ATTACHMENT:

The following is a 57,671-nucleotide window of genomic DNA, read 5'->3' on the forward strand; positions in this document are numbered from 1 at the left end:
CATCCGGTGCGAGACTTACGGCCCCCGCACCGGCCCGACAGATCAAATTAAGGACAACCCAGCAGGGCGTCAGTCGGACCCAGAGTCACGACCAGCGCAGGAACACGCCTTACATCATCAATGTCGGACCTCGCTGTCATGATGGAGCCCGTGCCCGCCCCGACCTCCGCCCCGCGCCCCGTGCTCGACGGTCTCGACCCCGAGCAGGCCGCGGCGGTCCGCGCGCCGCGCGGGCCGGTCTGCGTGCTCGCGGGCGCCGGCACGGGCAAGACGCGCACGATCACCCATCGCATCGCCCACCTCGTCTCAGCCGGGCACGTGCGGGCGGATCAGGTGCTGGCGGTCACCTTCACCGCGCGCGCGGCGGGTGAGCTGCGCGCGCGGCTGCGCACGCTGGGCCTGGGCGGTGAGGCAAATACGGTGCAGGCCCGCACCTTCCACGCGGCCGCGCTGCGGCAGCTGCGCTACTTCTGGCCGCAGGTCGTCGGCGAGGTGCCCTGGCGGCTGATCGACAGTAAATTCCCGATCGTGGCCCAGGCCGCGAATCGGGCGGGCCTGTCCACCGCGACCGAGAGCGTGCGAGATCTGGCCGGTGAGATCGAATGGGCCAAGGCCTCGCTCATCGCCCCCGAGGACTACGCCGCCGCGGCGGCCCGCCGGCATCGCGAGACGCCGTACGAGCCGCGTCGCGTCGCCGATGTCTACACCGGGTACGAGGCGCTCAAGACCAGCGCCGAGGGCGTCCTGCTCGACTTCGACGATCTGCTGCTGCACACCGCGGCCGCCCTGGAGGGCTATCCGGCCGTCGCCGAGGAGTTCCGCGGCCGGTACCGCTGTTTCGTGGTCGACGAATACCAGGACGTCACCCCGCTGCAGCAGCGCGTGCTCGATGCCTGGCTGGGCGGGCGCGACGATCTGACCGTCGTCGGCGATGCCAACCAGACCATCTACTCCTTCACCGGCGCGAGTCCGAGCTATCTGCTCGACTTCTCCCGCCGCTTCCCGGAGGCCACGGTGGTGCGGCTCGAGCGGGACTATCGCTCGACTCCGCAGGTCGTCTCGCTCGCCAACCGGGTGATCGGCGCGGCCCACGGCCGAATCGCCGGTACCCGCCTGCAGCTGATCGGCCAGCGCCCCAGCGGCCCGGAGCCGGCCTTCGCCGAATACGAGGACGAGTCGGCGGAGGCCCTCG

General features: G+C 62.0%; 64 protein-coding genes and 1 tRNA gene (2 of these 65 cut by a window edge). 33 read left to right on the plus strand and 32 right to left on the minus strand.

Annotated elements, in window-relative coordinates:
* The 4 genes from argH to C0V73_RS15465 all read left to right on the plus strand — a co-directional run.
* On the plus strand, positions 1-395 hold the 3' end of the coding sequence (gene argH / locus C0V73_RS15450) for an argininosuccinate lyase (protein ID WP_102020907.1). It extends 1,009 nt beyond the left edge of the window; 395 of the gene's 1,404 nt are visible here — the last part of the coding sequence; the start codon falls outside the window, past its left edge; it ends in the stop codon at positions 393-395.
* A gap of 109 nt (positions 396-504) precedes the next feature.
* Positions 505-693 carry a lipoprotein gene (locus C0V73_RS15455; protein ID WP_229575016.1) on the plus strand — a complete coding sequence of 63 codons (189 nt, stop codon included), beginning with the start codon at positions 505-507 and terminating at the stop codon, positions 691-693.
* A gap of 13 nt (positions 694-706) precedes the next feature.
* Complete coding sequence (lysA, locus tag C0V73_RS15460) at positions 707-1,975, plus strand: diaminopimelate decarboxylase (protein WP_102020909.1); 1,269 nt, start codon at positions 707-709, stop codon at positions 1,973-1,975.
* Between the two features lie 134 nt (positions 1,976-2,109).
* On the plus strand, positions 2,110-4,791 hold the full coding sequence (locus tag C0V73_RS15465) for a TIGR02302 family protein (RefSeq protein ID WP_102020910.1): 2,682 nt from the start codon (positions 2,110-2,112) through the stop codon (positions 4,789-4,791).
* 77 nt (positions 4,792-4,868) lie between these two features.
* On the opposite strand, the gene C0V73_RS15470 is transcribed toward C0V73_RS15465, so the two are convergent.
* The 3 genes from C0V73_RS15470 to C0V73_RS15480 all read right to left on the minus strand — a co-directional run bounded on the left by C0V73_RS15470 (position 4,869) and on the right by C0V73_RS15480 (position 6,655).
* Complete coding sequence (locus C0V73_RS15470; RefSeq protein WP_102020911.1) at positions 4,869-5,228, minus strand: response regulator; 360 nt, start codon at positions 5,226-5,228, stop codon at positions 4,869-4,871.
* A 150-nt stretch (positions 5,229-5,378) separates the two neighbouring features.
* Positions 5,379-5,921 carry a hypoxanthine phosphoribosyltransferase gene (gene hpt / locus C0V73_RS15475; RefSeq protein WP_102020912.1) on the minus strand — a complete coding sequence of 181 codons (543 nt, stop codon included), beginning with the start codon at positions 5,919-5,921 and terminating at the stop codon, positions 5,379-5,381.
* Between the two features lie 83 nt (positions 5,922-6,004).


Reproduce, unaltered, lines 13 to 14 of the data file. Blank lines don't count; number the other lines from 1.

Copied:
* 77 nt (positions 4,792-4,868) lie between these two features.
* On the opposite strand, the gene C0V73_RS15470 is transcribed toward C0V73_RS15465, so the two are convergent.